Image Technical Details
The link below will take you to my Photo.net area, the gallery images contain details of equipment used, F stops, ISO and shutter speeds. Please bear in mind these images are low resolution web images, fine detail will therefore suffer.
- Link to my Photo.net area
Good Long Lens Technique
Image before I was practiced using a long lens. I can see from this that I have since improved my technique by placing my hand on top of the lens at the point of, or just in front of, the lens collar and I place my head more forcefully against the back of the camera. I also arrange the tripod so I am leaning intothe rig wherever possible and always ensure the tripod is securely bedded into the ground. I am now confident of consistently producing sharp images at shutter speeds as low as 1/60th with a top end Gitzo, full Wimberley and lens combination of 500mm L IS plus 1.4x Extender, 1.6x crop body and EF25II Extension tube a total focal length in the region of 1200mm in 35mm terms or around 24x!
I have shamelessly copied the following from the excellent Naturephotographers link below, it summarises my thoughts and experiences to date in a nut shell:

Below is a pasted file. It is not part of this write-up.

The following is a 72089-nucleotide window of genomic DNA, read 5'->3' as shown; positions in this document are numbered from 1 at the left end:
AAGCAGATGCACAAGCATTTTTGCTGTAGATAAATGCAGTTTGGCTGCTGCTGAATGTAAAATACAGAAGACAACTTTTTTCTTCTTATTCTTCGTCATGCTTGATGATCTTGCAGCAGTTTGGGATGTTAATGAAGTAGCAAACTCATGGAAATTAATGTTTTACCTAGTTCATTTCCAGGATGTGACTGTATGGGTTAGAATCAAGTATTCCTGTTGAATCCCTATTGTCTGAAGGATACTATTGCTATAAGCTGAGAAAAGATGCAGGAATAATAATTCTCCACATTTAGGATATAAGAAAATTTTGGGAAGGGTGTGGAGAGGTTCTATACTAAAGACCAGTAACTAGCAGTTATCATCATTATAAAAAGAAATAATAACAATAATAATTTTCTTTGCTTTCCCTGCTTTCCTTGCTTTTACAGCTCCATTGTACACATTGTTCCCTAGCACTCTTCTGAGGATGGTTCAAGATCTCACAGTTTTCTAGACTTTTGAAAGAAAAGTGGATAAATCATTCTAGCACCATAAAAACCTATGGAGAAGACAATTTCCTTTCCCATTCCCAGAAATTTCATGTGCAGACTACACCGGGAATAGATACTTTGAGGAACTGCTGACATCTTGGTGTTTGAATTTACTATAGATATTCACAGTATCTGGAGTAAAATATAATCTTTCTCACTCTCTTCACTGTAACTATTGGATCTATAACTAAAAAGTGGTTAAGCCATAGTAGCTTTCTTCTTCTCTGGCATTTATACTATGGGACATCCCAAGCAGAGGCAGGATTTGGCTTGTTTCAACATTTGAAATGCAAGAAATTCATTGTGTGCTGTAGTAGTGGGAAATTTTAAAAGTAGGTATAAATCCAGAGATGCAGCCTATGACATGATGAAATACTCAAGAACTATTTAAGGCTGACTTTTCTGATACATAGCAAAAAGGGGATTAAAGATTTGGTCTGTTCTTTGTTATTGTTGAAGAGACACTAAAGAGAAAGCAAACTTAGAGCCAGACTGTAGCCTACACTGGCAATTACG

"Contrary to popular belief, the long heavy lenses are much steadier if you use your arms, hands and face as vibration dampening. These lenses are big and present a large surface for the wind to influence; additionally, when the mirror swings up prior to the shutter curtain opening, vibration is induced by the camera itself, which is then amplified by the large magnification of the big lens. To minimize this vibration, compose the image, and then place your left hand and arm on top of the lens at or near its center of gravity you will immediately see the image stabilize in the viewfinder. Push your face up against the back of the camera and hold the camera the normal way with your right hand. Tweak the focus if necessary and gently depress your index finger to take the photograph. This method uses your body to dampen vibrations in your camera/lens combination."